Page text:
Sara Matarazzo spends most of her time on the telephone. In the parking garage on the way to a preview screening of Frances Ha, the recent Noah Baumbach film whose music—classic French cinema songs—she chose and tracked down, her iPhone rings. Rather, it quacks. She answers. 

“Hello? Hi. They don’t like the bass line. I’m going to send you exactly what they said. Just remember that you have to make it different.”

On the escalator the phone quacks again. Then again on the mezzanine of the Pioneer Place movie theater. Each call is a composer wanting to talk about a commercial she’s hired them for. Matarazzo is essentially playing interpreter between two cultures that, at the best of times, enjoy an uneasy peace: the creative world of music, and the ruthlessly nitpicky world of marketing. At any given point, the 38-year-old, her sharp features framed by brown hair and offset tonight with raspberry lipstick, is working with some 30 composers, hardly letting her seventh month of pregnancy slow her down. As Matarazzo approaches the theater entrance, one of two sexagenarian women collecting tickets says, “This is probably not what you’re looking for. This is a sneak preview.” With chunky necklaces, dyed hair, and sneakers, they look like the kind of retirees who make a hobby of these things. 

“Oh, I worked on this film,” Matarazzo answers sweetly. It’s the second film she has been involved with that’s had a special screening in Portland. Last year, she hosted a large event for Wes Anderson’s Moonrise Kingdom at the Whitsell Auditorium. She also helped out on Star Trek: Into Darkness, she mentions nonchalantly, pointing to a giant cardboard stand-up that looms nearby.

By profession, Matarazzo is known as a “music supervisor.” Marketing companies, brands, and filmmakers hire her to find that perfect song—such as an electronic track by the artist Dabrye that sonically propelled a Motorola commercial in which a sleek room fractures and folds up into a Moto Razr phone. When she can’t find the right song, she hires someone to write it, to order. The string quartet she commissioned from the young composer Nicholas Wright for Nike’s “Find Your Greatness” London Olympics spot, showing everyday athletes around the world, won the Association of Independent Commercial Producers’ award in June for best original music. Often, the tracks she discovers come from Portland’s fertile independent music scenes. She’s placed the swinging rock of Sallie Ford and the Sound Outside in ads for Target and J. Crew, casting the band’s songs farther than any radio play has. Given the otherwise dismal state of the music industry, any of those phone calls Matarazzo relentlessly places or receives could change the life of a starving songwriter or a scruffy band.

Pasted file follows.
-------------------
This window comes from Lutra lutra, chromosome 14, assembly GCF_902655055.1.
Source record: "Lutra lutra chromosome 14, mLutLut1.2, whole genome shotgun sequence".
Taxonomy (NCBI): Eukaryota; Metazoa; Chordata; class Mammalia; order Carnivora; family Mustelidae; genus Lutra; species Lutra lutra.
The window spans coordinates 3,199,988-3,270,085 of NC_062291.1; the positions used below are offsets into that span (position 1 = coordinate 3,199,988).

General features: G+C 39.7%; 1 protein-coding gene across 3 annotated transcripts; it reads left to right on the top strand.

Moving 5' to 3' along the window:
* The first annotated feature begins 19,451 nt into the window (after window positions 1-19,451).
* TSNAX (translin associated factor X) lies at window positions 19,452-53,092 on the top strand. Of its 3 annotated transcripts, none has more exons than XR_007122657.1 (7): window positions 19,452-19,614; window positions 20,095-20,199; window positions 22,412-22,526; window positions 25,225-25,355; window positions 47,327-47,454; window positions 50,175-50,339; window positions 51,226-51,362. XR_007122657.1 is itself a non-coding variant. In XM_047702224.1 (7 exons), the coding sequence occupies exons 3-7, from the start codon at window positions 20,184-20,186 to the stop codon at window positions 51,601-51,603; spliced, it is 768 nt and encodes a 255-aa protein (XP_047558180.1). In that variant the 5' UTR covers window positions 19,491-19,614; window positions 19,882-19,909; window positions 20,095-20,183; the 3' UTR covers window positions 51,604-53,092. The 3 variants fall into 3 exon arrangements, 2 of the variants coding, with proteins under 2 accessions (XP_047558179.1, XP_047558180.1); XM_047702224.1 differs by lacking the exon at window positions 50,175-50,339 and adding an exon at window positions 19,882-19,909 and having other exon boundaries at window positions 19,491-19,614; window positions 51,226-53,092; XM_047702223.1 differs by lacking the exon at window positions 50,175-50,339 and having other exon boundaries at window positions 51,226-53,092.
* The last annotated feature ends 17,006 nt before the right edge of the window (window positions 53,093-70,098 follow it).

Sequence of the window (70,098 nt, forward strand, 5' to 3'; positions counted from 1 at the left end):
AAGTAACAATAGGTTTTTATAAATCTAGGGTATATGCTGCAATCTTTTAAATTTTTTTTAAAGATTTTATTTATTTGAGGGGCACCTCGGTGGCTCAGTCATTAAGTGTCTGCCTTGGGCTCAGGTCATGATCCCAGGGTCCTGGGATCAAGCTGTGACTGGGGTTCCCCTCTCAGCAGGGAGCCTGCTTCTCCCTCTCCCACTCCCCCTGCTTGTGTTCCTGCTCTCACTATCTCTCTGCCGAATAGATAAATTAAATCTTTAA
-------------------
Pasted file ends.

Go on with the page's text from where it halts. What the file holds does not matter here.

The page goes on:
This power has helped Matarazzo and a few local colleagues make Portland a fulcrum for a major shift in how the music business works, especially for the kind of independent, edgy, underground artists the city prides itself on breeding. Once, any band or songwriter aspiring to underground or outsider status would have gouged his or her own eyes out rather than appear to be “selling out” in any way. (In the early ’90s, punk-rock partisans conducted an endless debate over whether bands should even allow Universal Product Code symbols to appear on their records.) Now, with album sales decimated by digitization and commercial radio just as boring as ever, many “indie” bands covet jobs writing jingles for corporate commercials, movies, or video games. 

“This is an important new source of income,” says Don Gorder, founder and chair of the Music Business/Management Department of the Berklee College of Music in Boston. Indeed, the revenue from such song licensing climbed from a negligible amount in 2008 to $342 million in 2011, according to the world’s leading industry organization, the International Federation of the Phonographic Industry (IFPI). “For some indie labels and bands,” Gorder says, “I would say as much as 30 to 40 percent is coming from licensing music. And they’re going after it wholeheartedly.”

Inside Pioneer Place, Matarazzo finally turns her ringer off and enters the theater. Frances Ha has been her most challenging project to date; the search for the owners of the French songs from the ’60s required digging through obscure French record archives. In tandem with the black-and-white cinematography, though, the music transforms what could have felt like a Girls knockoff into a modern-day fairy tale. As the credits roll, Matarazzo wipes her eyes. “I didn’t know what I was doing in the beginning, but the passion was there,” she says later of her fake-it-till-you-make-it journey to running her own company. “No one can deny when someone is passionate.”